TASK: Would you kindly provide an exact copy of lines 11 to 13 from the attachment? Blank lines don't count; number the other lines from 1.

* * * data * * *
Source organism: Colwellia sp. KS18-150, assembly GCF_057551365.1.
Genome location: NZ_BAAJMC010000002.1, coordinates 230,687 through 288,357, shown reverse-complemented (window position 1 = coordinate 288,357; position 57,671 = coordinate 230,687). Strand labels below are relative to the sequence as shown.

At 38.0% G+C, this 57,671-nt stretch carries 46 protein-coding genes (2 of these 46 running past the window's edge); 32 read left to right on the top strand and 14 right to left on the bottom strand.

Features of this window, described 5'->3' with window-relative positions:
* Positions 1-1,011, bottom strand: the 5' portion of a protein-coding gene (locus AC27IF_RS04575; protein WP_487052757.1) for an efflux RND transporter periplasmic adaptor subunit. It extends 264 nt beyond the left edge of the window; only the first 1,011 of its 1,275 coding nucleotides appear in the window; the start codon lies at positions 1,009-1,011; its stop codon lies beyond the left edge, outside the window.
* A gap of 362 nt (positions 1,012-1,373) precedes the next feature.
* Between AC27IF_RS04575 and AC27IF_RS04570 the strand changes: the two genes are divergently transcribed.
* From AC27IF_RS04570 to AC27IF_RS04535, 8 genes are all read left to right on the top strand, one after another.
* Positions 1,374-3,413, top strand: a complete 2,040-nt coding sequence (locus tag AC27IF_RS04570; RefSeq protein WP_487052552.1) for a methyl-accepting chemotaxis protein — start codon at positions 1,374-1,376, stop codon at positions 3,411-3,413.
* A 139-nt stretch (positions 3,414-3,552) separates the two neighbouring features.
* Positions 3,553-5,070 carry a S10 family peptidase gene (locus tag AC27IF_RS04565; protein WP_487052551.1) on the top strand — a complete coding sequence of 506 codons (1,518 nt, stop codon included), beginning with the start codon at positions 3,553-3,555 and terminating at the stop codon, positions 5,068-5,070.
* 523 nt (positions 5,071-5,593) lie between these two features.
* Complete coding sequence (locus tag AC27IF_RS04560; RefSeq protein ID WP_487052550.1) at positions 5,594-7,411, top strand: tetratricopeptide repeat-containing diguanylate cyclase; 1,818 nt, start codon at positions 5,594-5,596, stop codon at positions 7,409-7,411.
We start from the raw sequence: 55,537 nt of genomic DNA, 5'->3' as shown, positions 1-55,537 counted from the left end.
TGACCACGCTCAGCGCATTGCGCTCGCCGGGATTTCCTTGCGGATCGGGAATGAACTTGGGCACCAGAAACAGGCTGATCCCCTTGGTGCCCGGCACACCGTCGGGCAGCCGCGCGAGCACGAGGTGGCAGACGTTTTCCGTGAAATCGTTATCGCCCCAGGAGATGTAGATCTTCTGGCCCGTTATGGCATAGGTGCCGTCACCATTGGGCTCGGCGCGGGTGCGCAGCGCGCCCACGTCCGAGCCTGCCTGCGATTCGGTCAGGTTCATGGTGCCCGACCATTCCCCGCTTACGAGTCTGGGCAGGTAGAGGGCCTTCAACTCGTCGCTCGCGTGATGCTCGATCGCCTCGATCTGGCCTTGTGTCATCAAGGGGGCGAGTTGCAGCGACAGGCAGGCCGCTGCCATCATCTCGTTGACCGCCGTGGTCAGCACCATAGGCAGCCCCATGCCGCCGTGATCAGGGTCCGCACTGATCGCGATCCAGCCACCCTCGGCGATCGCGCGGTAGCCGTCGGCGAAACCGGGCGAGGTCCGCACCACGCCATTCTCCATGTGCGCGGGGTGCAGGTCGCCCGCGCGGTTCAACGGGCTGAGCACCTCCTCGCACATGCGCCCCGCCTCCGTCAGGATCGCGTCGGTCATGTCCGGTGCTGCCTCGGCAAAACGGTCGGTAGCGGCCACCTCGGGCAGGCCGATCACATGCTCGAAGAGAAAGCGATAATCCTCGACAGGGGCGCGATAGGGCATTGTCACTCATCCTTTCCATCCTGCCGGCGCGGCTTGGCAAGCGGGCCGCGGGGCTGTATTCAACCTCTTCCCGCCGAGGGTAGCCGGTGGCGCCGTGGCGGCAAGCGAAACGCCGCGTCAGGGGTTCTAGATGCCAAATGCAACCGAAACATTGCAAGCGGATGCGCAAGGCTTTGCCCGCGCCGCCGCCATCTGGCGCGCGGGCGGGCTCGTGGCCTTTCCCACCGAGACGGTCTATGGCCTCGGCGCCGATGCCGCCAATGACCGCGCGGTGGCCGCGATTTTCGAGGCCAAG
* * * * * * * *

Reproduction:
* Positions 3,553-5,070 carry a S10 family peptidase gene (locus tag AC27IF_RS04565; protein WP_487052551.1) on the top strand — a complete coding sequence of 506 codons (1,518 nt, stop codon included), beginning with the start codon at positions 3,553-3,555 and terminating at the stop codon, positions 5,068-5,070.
* 523 nt (positions 5,071-5,593) lie between these two features.
* Complete coding sequence (locus tag AC27IF_RS04560; RefSeq protein ID WP_487052550.1) at positions 5,594-7,411, top strand: tetratricopeptide repeat-containing diguanylate cyclase; 1,818 nt, start codon at positions 5,594-5,596, stop codon at positions 7,409-7,411.